Second, the chain is excellent at picking real estate and it knows where to place restaurants to draw the most traffic.
“The McDonald’s locations we’re in typically have ample parking, are located in busy areas and the restaurant draws customers with great-tasting meals and snacks,” said Greg Waring, vice president of marketing for redbox.
Finally, Kaplan said McDonald’s specializes in operating its service under a brand name, proven by cultural recognition of the Golden Arches, and now the redbox name.
The concept for redbox was based on self-service robotic vending machines that dispense high-end products such as cell phones and iPods. When designing the concept, Kaplan’s business-development team also followed several macro trends they saw in the customer-service industry.
For instance, the team noted that automated self-service was becoming more prominent, mainly because of the convenience factor. It also noticed that people liked to use kiosks because they could be in control of their transactions.
“We also saw that consumers like to use machines in high-traffic locations that operate under one brand,” Kaplan said.
“The result was a redbox brand that is generic enough that it can be used not only at McDonald’s for DVD rental but could eventually become representative of financial kiosks or for ticketing kiosks at travel centers,” he said.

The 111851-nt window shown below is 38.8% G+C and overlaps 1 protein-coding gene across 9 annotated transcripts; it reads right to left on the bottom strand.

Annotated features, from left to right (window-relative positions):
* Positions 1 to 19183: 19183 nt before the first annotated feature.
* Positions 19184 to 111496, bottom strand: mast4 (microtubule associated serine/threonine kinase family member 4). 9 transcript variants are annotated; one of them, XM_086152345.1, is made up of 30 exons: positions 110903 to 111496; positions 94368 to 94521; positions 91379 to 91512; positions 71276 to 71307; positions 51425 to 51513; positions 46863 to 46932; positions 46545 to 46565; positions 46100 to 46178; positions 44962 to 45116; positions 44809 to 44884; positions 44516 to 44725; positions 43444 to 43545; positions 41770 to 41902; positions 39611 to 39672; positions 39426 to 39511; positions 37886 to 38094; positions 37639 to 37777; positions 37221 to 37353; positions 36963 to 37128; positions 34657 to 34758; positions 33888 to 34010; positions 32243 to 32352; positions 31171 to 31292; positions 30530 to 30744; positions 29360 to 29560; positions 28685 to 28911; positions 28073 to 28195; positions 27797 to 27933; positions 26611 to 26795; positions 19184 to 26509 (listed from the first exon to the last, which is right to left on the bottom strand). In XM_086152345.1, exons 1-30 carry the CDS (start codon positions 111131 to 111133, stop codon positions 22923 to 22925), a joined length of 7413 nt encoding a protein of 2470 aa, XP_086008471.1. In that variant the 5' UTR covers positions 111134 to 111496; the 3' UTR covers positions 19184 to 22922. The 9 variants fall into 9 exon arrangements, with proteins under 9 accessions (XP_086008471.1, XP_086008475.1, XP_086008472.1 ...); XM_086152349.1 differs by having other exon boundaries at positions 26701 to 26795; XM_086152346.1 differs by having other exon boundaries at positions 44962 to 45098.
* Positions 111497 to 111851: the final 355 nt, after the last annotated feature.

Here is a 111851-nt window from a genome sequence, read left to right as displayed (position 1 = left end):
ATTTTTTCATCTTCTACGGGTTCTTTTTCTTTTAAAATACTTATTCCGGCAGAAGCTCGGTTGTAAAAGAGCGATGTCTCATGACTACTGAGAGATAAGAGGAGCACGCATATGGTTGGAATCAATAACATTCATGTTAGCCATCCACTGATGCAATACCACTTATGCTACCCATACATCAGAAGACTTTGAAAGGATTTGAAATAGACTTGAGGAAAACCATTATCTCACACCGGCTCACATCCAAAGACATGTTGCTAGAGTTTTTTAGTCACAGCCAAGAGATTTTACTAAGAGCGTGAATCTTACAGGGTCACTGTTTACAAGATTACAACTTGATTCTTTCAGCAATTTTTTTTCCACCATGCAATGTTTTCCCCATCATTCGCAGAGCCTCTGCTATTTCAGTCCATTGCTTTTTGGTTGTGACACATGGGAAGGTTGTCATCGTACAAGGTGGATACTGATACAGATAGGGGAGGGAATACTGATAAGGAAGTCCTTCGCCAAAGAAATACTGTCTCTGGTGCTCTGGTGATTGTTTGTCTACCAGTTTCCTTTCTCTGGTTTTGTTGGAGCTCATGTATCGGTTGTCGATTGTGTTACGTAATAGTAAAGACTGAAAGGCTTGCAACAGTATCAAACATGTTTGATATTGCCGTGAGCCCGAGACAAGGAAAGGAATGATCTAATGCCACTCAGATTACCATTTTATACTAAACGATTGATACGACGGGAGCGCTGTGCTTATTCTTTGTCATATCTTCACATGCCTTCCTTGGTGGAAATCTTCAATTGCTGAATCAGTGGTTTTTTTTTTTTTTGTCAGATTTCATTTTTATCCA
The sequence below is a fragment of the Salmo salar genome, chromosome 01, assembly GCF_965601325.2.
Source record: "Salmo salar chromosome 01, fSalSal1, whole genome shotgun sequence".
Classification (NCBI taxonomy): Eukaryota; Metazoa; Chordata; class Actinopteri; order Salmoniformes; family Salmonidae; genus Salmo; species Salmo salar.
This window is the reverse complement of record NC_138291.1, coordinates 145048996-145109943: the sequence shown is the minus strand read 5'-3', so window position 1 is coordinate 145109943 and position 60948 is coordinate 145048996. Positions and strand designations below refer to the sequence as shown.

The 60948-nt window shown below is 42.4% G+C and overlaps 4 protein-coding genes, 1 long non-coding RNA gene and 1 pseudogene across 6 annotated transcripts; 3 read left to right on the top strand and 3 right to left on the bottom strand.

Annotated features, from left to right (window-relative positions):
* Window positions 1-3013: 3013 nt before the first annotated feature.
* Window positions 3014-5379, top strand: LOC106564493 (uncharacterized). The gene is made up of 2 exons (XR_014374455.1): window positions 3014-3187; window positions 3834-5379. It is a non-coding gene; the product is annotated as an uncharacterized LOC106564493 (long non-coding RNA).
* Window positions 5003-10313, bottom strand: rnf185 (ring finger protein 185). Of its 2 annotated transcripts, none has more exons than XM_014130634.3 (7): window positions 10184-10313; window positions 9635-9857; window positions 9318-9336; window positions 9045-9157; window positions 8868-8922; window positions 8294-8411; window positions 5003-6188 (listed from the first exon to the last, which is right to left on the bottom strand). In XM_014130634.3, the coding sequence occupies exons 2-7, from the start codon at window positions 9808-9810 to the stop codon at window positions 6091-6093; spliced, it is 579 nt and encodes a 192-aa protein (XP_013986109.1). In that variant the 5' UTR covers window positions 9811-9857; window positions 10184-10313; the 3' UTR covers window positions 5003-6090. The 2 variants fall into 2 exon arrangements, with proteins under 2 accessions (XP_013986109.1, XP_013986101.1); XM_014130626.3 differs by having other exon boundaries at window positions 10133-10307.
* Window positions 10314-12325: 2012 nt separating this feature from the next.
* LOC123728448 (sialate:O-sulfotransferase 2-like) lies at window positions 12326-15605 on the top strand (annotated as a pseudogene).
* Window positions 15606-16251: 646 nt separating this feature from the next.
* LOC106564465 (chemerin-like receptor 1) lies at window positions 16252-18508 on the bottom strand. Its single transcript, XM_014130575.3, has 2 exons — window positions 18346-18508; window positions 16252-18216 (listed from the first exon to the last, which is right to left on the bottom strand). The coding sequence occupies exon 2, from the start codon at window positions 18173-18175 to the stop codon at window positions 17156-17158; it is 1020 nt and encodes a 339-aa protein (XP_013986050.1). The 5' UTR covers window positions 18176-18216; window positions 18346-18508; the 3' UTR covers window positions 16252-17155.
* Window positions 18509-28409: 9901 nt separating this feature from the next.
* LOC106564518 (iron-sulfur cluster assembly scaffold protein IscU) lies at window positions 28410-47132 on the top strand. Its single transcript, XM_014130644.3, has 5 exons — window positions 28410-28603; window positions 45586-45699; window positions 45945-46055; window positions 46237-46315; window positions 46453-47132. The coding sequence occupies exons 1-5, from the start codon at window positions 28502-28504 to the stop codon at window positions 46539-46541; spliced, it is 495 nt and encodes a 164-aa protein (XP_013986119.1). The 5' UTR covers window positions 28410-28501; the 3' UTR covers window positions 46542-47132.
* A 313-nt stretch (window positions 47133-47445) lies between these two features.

Redbox broke away from McDonald’s in 2006. Kaplan said McDonald’s was convinced the DVD-rental industry would be bigger than what McDonald’s restaurants wanted to handle and that it might be a distraction to its core business.
But McDonald’s didn’t completely set redbox adrift. McDonald’s Ventures LLC, a wholly owned subsidiary of McDonald’s Corp., still owns about 47 percent of redbox Automated Retail LLC.
Another 47 percent of redbox is owned by Coinstar Inc., makers of the green self-service coin-counting kiosks found in many grocery stores. The remaining percentage is owned by investors of a tech company redbox acquired.
“Redbox’s association with Coinstar has given it credibility,” said Francie Mendelsohn, president of Summit Research Associates, a self-service industry research firm. “The partnership gave it entrÃ© with supermarkets around the country.” Giant Food Stores is one of those supermarkets. The chain operates 186 stores in the mid-Atlantic states and is known for self-service initiatives such as self-checkout and self-service floral and seafood departments. Giant began deploying redbox kiosks in March 2006.
“The customer response to the redbox kiosks has been very positive,” said Jamie Miller, public affairs manager for Giant Food Stores. “At this point, over 80 percent of our stores have deployed a redbox.”
To date, grocery stores and McDonald’s restaurants have proven to be the most effective locations for redbox, but that was not without careful planning. The first market test for redbox took place in Denver in 2002 with 10 kiosks. Now, Kaplan said, redbox has as many as 12 market tests going on at any one time, all studying the kiosks’ effectiveness.
“It’s gone beyond intuition. There is a great deal of analysis and measuring to find the optimal place to put these kiosks,” Kaplan said.